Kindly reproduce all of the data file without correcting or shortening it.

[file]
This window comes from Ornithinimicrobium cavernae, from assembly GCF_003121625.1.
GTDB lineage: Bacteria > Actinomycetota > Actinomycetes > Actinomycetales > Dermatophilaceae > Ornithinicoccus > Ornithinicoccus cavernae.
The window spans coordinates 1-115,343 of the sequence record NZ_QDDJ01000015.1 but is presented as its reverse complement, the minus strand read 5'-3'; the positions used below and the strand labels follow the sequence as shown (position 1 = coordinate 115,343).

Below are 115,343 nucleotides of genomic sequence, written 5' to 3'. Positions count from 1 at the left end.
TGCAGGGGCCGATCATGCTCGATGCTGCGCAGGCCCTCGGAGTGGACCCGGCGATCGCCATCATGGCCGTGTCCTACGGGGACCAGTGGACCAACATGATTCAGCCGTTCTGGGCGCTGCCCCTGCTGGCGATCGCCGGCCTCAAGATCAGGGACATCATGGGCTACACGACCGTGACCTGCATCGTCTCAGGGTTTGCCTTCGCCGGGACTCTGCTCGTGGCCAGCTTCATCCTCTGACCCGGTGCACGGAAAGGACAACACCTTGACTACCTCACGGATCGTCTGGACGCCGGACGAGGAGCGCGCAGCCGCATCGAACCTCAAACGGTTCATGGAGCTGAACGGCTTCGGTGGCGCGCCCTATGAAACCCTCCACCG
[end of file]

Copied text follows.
This window comes from Ornithinimicrobium cavernae, from assembly GCF_003121625.1.
GTDB lineage: Bacteria > Actinomycetota > Actinomycetes > Actinomycetales > Dermatophilaceae > Ornithinicoccus > Ornithinicoccus cavernae.
The window spans coordinates 1-115,343 of the sequence record NZ_QDDJ01000015.1 but is presented as its reverse complement, the minus strand read 5'-3'; the positions used below and the strand labels follow the sequence as shown (position 1 = coordinate 115,343).

Below are 115,343 nucleotides of genomic sequence, written 5' to 3'. Positions count from 1 at the left end.
TGCAGGGGCCGATCATGCTCGATGCTGCGCAGGCCCTCGGAGTGGACCCGGCGATCGCCATCATGGCCGTGTCCTACGGGGACCAGTGGACCAACATGATTCAGCCGTTCTGGGCGCTGCCCCTGCTGGCGATCGCCGGCCTCAAGATCAGGGACATCATGGGCTACACGACCGTGACCTGCATCGTCTCAGGGTTTGCCTTCGCCGGGACTCTGCTCGTGGCCAGCTTCATCCTCTGACCCGGTGCACGGAAAGGACAACACCTTGACTACCTCACGGATCGTCTGGACGCCGGACGAGGAGCGCGCAGCCGCATCGAACCTCAAACGGTTCATGGAGCTGAACGGCTTCGGTGGCGCGCCCTATGAAACCCTCCACCG